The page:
Grit can be used in two different modes:
- As a local CLI tool
- As a SaaS application
Grit can be used as local CLI. This keeps all data local to the workstation it is run from. The Grit CLI is a static binary with no external dependencies. It depends on two additional agent binaries, which are installed automatically when the CLI is installed.
Once the CLI is installed, only telemetry data is sent to Grit.
There are a few limitations to this architecture:
- The web interface is not available locally
- Patterns can auto-fix the code, but you need to commit the changes manually. There is no management of pull requests and migrations in the local CLI.
- No advanced AI features, like pattern guessing, are available in the local CLI
Grit can be used as a SaaS application. This is the most feature-rich architecture.
The SaaS application is hosted in Google Cloud. Most analysis is done on ephemeral Cloud Run instances that are spun up on demand for handling GitHub webhooks or user requests. These instances clone a shallow copy of the Git repository for analysis. The clone is deleted after 10 minutes of inactivity.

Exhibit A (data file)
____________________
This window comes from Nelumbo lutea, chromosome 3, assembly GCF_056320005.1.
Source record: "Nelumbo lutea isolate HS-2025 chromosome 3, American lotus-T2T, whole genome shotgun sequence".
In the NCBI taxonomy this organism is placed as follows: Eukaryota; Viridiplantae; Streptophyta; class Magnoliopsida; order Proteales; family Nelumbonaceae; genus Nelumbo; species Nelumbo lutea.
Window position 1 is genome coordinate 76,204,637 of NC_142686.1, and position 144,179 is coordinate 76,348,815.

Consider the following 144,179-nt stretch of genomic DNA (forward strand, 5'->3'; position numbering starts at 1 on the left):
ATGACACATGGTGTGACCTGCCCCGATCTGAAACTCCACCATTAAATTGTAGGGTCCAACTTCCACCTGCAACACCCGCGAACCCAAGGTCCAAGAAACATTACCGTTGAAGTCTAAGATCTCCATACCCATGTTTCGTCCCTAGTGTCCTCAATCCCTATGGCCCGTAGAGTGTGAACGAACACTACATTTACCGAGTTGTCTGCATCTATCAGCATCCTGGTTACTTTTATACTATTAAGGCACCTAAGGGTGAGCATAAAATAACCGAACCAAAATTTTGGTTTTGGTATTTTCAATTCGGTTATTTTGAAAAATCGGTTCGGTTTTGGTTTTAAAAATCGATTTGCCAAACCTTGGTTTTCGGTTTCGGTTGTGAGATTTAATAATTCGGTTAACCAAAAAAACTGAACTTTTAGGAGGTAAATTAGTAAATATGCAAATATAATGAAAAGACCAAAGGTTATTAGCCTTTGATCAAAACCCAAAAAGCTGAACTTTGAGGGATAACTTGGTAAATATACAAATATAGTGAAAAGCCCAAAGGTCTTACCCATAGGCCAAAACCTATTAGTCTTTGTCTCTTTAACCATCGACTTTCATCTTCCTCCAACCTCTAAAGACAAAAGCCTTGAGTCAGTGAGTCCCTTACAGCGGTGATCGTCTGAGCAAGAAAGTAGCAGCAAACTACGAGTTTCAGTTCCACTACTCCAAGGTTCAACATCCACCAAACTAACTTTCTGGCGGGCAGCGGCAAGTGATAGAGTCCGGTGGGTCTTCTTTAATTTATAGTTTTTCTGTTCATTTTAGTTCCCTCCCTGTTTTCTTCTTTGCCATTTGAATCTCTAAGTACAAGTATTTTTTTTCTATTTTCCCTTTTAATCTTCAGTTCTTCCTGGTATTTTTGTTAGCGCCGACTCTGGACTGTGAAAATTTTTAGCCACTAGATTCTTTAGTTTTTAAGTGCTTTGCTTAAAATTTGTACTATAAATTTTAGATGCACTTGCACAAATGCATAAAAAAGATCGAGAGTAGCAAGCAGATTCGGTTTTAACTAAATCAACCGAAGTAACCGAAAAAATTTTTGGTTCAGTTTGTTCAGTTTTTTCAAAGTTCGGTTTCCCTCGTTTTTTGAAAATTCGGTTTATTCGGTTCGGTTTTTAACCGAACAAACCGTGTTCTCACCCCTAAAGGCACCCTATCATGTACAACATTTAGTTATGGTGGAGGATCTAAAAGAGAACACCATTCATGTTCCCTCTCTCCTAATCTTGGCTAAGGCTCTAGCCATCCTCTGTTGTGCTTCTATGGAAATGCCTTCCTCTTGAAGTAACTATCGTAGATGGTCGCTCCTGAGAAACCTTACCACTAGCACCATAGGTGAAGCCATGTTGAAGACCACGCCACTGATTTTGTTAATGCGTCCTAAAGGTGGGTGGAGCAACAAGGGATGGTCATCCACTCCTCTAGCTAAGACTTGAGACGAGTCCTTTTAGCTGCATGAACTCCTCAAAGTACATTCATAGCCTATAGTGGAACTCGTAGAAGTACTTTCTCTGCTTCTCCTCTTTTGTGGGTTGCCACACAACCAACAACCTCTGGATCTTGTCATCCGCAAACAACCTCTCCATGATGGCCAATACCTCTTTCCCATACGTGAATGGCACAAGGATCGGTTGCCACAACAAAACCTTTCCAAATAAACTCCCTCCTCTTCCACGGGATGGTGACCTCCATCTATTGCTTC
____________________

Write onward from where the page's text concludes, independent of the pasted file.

All data is encrypted at rest and in transit. Google Cloud's security model is extensively documented here.
Administrators do not routinely have access to customer data. When we do need to access customer data, we do so through an escalation flow that generates audit logs.